PITTSFIELD >> The 2015-16 high school basketball season in Berkshire County ended last Saturday, with the Hoosac Valley girls losing in the Division III state finals to Eastern Mass. champion Bishop Fenwick.
This was, interestingly enough, thought to be a rebuilding year for the Hurricanes, who lost Emily Rosse, one of the most skilled players in program history, to graduation.
But that, as they say, is why they play the games. The Hurricanes play a uniquely confounding game, with an emphasis on shooting three-pointer goals and employing a three-quarters court press that almost puts the 1964-65 UCLA Bruins to shame.
The Hurricanes are adept at this defense. It absolutely demands that teams play at their pace. Hoosac imposes a sort of roundball Darwinism on the court: teams must adapt or be suffocated.
The team also fires the ball around the perimeter until one of their players is open for a long-range shot. In a nutshell, the Hurricanes' basketball philosophy is to maximize their own possessions and minimize the other teams'.
This strategy worked well in the first half. Hoosac turned Fenwick over 16 times in the first half. That was 16 possessions the Fenwicks had that did not result in a score. Thus, despite being outshot and outrebounded, the Hurricane girls led at halftime, 24-23.
But we are talking about the state final, and an outstanding team can adjust to Hoosac's helter-skelter style with careful passes and proper player spacing. Fenwick was an outstanding team. They cut their turnover in half, to eight, got the ball to their bigger players and eventually won by nine points.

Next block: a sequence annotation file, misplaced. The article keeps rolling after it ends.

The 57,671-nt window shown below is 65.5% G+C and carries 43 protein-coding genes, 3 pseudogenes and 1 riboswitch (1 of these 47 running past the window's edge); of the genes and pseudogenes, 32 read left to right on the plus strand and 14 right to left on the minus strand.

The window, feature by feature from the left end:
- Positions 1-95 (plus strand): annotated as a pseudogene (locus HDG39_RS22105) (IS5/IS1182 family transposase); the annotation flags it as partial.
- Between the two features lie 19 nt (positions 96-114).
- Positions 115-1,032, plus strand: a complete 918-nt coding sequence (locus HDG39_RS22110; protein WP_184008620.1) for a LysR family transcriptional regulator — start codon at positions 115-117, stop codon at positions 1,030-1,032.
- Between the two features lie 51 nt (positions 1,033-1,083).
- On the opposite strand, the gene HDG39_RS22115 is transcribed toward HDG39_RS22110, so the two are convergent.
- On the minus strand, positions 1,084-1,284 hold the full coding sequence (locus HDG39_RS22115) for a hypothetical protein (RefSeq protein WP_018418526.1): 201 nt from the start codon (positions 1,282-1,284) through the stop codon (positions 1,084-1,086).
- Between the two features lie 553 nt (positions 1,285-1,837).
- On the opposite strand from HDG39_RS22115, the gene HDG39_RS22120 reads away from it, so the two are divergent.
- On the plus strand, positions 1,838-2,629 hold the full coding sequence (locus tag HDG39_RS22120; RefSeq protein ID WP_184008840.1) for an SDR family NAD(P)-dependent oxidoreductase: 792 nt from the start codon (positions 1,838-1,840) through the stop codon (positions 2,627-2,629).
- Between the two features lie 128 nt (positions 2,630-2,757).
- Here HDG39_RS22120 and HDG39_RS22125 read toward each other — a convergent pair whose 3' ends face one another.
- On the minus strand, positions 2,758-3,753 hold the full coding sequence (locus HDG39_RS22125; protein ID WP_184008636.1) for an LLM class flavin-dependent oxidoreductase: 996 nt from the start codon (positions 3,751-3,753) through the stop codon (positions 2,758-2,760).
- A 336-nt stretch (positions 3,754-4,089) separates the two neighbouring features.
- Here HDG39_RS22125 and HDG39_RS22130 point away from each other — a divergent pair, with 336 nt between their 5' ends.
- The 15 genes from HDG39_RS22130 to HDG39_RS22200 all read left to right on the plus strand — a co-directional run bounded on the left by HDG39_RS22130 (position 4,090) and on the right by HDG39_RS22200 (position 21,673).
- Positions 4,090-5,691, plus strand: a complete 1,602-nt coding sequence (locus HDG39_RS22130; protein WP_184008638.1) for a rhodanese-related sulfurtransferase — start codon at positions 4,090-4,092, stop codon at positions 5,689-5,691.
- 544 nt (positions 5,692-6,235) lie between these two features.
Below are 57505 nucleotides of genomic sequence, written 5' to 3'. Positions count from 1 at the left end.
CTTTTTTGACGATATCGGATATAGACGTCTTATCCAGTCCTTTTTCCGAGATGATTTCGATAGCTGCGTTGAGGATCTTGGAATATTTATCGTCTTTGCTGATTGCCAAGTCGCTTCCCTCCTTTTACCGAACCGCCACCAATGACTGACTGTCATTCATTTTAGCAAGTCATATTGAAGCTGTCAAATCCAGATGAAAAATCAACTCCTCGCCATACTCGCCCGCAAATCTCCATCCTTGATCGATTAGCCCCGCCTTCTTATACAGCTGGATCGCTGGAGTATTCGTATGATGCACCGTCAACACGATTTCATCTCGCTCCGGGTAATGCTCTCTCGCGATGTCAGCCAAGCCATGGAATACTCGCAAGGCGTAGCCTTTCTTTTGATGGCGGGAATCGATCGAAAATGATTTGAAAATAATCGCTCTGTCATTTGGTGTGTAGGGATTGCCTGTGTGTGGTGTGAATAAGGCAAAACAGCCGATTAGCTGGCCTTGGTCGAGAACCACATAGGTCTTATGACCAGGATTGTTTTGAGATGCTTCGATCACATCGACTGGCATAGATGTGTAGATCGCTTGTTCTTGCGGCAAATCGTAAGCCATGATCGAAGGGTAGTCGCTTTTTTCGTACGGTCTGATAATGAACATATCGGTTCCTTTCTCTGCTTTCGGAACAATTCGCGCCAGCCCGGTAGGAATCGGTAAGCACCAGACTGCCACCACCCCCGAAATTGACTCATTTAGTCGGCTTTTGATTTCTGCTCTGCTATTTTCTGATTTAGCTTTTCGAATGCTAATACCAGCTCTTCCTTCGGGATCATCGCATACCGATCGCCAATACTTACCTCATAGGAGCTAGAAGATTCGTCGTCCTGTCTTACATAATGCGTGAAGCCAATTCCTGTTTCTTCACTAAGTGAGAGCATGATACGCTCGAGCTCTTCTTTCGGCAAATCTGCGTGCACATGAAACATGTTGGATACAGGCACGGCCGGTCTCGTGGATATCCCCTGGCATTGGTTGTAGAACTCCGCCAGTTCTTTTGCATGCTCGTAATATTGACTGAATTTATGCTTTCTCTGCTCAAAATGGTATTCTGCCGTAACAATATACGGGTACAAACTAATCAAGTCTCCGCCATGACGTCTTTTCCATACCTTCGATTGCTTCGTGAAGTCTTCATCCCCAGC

Still, it was another strong example of how well a team can play if it is disciplined and smart. The Hurricanes were not particularly tall, but they were definitely disciplined and smart. Next year the team should be well-positioned to make another strong run.
Boys coach earns cred
On the other side of he gym, an observation about the Hoosac boys, who won their second consecutive Western Mass. title the week before.
Coach Bill Robinson may well be one of the best high school coaches in any sport in the county. To some old-timers I may speak blasphemy, but Robinson can take his place in the pantheon of great Hurricane hoop coaches like Arthur Fox, Chet Zabek and Bill Boehner.
He is tough and he can be, um, abrasive to players. My comment is that if a player thinks Robinson is a bit much, I'm afraid life after high school will be rough ride indeed.
My old friend, the late, very great Adams High School star Bobby Eichorn, once told me his coach, Zabek, did indeed have favorites. I was surprised, as "Ike" was the captain of the mythical old school all-star team and I assumed he frowned on "coaching favorites."
"Yeah," he said. "If you blocked out, played defense, passed the ball and hit your free throws, you became a favorite of Chet's. See what I'm saying?"
Contact Derek Gentile at 413-496-6251.